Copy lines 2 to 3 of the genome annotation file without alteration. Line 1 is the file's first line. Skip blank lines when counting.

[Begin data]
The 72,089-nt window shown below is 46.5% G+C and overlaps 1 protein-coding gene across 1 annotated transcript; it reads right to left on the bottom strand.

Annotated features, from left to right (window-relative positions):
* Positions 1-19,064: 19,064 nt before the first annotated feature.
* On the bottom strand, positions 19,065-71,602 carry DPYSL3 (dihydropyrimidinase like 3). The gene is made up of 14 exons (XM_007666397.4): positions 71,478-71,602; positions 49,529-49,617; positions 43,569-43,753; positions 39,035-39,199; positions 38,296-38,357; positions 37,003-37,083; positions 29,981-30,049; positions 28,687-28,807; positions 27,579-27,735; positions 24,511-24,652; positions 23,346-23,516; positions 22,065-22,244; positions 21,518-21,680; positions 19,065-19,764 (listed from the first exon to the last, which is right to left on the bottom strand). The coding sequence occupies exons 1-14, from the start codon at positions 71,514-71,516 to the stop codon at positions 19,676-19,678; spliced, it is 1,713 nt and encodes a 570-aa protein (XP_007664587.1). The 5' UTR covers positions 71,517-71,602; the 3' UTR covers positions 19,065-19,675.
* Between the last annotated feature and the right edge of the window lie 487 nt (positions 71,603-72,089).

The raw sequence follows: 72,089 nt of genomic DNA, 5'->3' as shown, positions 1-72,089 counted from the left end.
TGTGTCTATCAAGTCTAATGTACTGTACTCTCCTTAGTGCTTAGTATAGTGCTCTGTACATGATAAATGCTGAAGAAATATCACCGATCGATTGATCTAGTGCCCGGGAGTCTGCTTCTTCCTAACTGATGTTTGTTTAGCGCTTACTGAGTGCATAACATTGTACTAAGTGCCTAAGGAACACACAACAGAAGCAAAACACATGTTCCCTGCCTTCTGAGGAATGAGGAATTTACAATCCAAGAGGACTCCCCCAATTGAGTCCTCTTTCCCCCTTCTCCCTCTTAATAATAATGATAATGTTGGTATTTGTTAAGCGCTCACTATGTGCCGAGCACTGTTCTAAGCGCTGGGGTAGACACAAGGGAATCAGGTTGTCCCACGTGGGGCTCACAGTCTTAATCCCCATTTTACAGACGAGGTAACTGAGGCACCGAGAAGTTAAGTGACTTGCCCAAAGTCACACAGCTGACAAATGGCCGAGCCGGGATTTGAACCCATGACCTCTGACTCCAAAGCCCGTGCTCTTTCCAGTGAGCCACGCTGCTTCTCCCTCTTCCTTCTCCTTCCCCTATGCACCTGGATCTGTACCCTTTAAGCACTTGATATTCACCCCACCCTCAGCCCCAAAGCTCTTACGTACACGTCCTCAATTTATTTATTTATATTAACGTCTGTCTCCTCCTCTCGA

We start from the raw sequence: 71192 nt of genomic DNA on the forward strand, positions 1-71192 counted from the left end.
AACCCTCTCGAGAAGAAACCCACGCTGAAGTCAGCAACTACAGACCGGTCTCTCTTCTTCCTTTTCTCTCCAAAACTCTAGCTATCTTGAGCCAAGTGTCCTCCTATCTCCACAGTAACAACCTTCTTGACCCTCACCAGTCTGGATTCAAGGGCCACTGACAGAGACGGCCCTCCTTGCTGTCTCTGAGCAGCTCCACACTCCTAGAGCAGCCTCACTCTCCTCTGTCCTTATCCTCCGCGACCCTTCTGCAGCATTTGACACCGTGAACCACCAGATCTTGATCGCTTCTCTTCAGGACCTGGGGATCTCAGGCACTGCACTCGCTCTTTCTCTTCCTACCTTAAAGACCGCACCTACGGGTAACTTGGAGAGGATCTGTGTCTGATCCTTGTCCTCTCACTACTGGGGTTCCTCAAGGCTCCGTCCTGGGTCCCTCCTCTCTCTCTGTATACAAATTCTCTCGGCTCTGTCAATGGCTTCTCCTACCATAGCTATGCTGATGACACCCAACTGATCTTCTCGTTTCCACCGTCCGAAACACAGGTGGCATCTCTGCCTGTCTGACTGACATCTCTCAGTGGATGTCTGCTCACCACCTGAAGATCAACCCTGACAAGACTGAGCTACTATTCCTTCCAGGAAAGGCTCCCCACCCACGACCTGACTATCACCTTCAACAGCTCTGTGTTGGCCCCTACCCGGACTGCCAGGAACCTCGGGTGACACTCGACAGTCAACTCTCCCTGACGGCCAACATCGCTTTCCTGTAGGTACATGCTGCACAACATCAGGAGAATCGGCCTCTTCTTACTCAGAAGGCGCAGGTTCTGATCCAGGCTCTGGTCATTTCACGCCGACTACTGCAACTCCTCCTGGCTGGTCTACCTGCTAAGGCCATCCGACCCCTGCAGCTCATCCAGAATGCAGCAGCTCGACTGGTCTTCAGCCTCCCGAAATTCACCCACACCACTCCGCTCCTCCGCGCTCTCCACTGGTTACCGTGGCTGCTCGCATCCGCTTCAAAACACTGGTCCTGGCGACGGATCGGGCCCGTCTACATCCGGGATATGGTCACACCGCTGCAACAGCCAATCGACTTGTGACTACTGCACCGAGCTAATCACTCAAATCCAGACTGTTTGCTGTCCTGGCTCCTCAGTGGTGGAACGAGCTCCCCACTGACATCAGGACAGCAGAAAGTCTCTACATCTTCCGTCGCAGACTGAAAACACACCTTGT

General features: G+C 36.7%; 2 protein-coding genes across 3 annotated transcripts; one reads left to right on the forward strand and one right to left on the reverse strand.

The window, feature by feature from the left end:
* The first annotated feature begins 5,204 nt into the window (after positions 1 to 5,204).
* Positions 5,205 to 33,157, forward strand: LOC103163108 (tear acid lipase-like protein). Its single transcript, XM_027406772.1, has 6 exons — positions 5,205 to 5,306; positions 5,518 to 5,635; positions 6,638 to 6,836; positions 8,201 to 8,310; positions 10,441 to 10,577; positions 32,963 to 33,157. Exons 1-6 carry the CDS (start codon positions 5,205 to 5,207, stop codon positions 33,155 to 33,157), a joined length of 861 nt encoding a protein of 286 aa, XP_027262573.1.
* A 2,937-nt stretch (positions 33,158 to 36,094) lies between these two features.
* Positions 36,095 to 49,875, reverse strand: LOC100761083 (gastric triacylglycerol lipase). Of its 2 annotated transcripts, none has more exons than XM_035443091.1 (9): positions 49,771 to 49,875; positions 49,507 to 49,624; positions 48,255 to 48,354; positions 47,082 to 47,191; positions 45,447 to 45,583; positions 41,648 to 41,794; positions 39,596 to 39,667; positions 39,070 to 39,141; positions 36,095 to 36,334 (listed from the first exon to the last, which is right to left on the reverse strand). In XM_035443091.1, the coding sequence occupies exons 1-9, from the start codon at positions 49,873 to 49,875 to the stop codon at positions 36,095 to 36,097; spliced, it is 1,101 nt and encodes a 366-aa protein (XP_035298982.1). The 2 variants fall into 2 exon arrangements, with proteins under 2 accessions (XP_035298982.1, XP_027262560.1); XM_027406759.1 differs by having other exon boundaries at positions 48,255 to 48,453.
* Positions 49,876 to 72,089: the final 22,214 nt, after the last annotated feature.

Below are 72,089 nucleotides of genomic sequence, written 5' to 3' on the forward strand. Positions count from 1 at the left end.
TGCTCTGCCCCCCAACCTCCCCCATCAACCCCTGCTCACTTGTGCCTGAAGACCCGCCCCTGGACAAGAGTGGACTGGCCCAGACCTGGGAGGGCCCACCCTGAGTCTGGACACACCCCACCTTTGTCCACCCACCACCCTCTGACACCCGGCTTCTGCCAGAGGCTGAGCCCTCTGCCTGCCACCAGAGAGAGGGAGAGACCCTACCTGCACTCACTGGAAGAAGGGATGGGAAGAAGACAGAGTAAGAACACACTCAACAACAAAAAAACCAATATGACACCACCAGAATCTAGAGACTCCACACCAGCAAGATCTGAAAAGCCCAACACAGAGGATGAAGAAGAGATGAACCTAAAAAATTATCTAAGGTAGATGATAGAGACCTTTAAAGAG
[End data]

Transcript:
Annotated features, from left to right (window-relative positions):
* Positions 1-19,064: 19,064 nt before the first annotated feature.